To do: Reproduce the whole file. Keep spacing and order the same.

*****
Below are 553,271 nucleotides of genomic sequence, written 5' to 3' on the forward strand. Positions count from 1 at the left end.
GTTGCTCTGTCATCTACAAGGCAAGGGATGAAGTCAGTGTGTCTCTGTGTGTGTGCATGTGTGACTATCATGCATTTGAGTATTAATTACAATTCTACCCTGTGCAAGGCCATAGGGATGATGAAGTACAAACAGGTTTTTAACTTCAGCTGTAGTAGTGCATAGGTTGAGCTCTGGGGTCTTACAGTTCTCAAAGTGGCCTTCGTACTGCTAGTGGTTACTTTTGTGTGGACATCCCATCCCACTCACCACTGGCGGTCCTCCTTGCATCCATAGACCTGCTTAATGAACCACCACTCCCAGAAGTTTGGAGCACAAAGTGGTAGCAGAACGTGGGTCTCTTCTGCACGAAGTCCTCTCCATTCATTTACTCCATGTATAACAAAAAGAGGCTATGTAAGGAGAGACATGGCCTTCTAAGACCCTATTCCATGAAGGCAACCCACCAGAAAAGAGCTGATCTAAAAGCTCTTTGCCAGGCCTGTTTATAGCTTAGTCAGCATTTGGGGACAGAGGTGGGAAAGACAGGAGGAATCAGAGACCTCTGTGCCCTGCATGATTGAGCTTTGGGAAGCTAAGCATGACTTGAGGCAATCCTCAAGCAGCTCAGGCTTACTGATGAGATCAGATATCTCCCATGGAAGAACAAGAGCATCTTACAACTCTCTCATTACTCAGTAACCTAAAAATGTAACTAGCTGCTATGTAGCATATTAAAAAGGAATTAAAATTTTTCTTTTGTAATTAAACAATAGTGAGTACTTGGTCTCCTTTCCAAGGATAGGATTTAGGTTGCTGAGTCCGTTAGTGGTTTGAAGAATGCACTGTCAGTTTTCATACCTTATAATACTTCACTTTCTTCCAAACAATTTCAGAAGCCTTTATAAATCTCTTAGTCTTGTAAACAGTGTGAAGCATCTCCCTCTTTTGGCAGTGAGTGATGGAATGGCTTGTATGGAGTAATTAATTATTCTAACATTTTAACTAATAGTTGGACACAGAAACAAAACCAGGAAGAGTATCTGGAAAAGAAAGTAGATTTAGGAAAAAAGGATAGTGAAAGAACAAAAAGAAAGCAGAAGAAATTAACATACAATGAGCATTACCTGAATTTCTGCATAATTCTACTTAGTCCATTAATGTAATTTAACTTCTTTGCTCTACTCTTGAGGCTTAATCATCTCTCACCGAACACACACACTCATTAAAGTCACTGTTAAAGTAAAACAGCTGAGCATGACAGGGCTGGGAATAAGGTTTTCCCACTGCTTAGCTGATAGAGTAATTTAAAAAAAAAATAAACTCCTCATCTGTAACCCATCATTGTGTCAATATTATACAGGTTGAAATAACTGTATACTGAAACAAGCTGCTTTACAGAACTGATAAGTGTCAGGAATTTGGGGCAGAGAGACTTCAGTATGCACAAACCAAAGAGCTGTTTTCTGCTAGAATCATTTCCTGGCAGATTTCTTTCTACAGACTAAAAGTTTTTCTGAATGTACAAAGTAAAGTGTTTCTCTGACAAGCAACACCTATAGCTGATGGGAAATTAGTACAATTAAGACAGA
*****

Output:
Below are 553,271 nucleotides of genomic sequence, written 5' to 3' on the forward strand. Positions count from 1 at the left end.
GTTGCTCTGTCATCTACAAGGCAAGGGATGAAGTCAGTGTGTCTCTGTGTGTGTGCATGTGTGACTATCATGCATTTGAGTATTAATTACAATTCTACCCTGTGCAAGGCCATAGGGATGATGAAGTACAAACAGGTTTTTAACTTCAGCTGTAGTAGTGCATAGGTTGAGCTCTGGGGTCTTACAGTTCTCAAAGTGGCCTTCGTACTGCTAGTGGTTACTTTTGTGTGGACATCCCATCCCACTCACCACTGGCGGTCCTCCTTGCATCCATAGACCTGCTTAATGAACCACCACTCCCAGAAGTTTGGAGCACAAAGTGGTAGCAGAACGTGGGTCTCTTCTGCACGAAGTCCTCTCCATTCATTTACTCCATGTATAACAAAAAGAGGCTATGTAAGGAGAGACATGGCCTTCTAAGACCCTATTCCATGAAGGCAACCCACCAGAAAAGAGCTGATCTAAAAGCTCTTTGCCAGGCCTGTTTATAGCTTAGTCAGCATTTGGGGACAGAGGTGGGAAAGACAGGAGGAATCAGAGACCTCTGTGCCCTGCATGATTGAGCTTTGGGAAGCTAAGCATGACTTGAGGCAATCCTCAAGCAGCTCAGGCTTACTGATGAGATCAGATATCTCCCATGGAAGAACAAGAGCATCTTACAACTCTCTCATTACTCAGTAACCTAAAAATGTAACTAGCTGCTATGTAGCATATTAAAAAGGAATTAAAATTTTTCTTTTGTAATTAAACAATAGTGAGTACTTGGTCTCCTTTCCAAGGATAGGATTTAGGTTGCTGAGTCCGTTAGTGGTTTGAAGAATGCACTGTCAGTTTTCATACCTTATAATACTTCACTTTCTTCCAAACAATTTCAGAAGCCTTTATAAATCTCTTAGTCTTGTAAACAGTGTGAAGCATCTCCCTCTTTTGGCAGTGAGTGATGGAATGGCTTGTATGGAGTAATTAATTATTCTAACATTTTAACTAATAGTTGGACACAGAAACAAAACCAGGAAGAGTATCTGGAAAAGAAAGTAGATTTAGGAAAAAAGGATAGTGAAAGAACAAAAAGAAAGCAGAAGAAATTAACATACAATGAGCATTACCTGAATTTCTGCATAATTCTACTTAGTCCATTAATGTAATTTAACTTCTTTGCTCTACTCTTGAGGCTTAATCATCTCTCACCGAACACACACACTCATTAAAGTCACTGTTAAAGTAAAACAGCTGAGCATGACAGGGCTGGGAATAAGGTTTTCCCACTGCTTAGCTGATAGAGTAATTTAAAAAAAAAATAAACTCCTCATCTGTAACCCATCATTGTGTCAATATTATACAGGTTGAAATAACTGTATACTGAAACAAGCTGCTTTACAGAACTGATAAGTGTCAGGAATTTGGGGCAGAGAGACTTCAGTATGCACAAACCAAAGAGCTGTTTTCTGCTAGAATCATTTCCTGGCAGATTTCTTTCTACAGACTAAAAGTTTTTCTGAATGTACAAAGTAAAGTGTTTCTCTGACAAGCAACACCTATAGCTGATGGGAAATTAGTACAATTAAGACAGA